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Newton designated WaterFirst Community

Staff Photo: Crystal Tatum

Those who participated in the application and presentation to DCA that resulted in the WaterFirst designation include, left to right: Laurie Riley, director of Keep Covington-Newton Beautiful; David Croom, director of the Newton-Covington Land Application System; Bobby Snipes, assistant production manager for Cornish Creek Water Treatment Plant; Lynn Parham, director of Newton GIS; Tres Thomas, city of Covington engineer, Mike Hopkins, executive director of Newton County Water and Sewerage Authority; Frank Turner, former Covington city manager; and Tim Thompson, manager of water and sewer construction for the city of Covington.

Staff Photo: Crystal Tatum Those who participated in the application and presentation to DCA that resulted in the WaterFirst designation include, left to right: Laurie Riley, director of Keep Covington-Newton Beautiful; David Croom, director of the Newton-Covington Land Application System; Bobby Snipes, assistant production manager for Cornish Creek Water Treatment Plant; Lynn Parham, director of Newton GIS; Tres Thomas, city of Covington engineer, Mike Hopkins, executive director of Newton County Water and Sewerage Authority; Frank Turner, former Covington city manager; and Tim Thompson, manager of water and sewer construction for the city of Covington.

COVINGTON -- Newton County was recognized by the state for its water resource management Wednesday.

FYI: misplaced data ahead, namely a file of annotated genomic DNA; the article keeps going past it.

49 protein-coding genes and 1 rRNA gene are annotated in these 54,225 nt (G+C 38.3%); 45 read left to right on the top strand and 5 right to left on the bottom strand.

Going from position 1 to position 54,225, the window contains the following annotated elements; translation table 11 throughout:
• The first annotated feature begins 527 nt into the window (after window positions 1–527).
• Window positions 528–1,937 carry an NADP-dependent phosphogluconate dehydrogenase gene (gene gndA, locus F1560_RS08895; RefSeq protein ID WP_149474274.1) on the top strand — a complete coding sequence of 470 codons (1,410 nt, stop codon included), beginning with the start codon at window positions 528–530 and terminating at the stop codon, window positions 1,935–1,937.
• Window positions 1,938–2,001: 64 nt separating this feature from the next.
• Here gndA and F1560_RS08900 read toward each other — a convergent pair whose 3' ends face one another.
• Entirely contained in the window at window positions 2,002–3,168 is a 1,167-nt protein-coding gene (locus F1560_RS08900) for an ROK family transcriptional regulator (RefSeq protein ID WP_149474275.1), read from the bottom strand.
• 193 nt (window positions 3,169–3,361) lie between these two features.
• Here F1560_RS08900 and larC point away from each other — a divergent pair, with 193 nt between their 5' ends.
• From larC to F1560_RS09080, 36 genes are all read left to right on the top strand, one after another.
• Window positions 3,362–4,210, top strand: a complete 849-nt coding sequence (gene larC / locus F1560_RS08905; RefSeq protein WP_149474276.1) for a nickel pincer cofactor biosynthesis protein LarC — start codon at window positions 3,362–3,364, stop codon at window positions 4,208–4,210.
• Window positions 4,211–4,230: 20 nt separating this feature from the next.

Newton was designated Georgia's 25th WaterFirst Community at a ceremony held at The Center. The county, its five municipalities and the Water and Sewerage Authority share in the designation.

Led by the Department of Community Affairs Office of Planning and Environmental Management, the WaterFirst Community Program is a voluntary partnership between local governments, state and federal agencies and other organizations working to improve the management and protection of shared water resources.

"Newton County joins an exclusive group of communities committed to water stewardship and resources management," said Jim Frederick, director of DCA's Office of Planning and Environmental Management. "Earning this designation took a lot of effort and teamwork. The staff, citizens and leaders of Newton County have proven that working together can have a big impact on the community's water resources."

Governments who achieve the WaterFirst designation are eligible for financial and other benefits from the state such as state-wide recognition for environmental stewardship; an interest rate reduction on loans made from the Georgia Environmental Finance Authority's Georgia Fund; eligibility for annual applications to the Community Development Block Grant fund for water-related projects; and priority for a grant program through the Georgia Department of Natural Resources.

Newton's WaterFirst program includes regional coordination of water resources, a community water education program, buffer requirements and water planning to ensure continued quality of water in the future.

Only 25 out of more than 600 Georgia communities have been designated as WaterFirst.

"This is not something we hand out to just anyone," said Deatre Denion, water conservation education and program coordinator.

Chairman Kathy Morgan was on hand to receive the award, along with Covington Mayor Pro Tem Chris Smith; Oxford Mayor Jerry Roseberry; Porterdale Mayor Arline Chapman; Newborn Mayor Roger Sheridan and Water and Sewerage Authority Director Mike Hopkins.

Morgan gave credit to staff who made the application and presentations.

"This was made possible by the people who work here. It's not anything (elected officials) have done at our level," she said, then added, "We support it."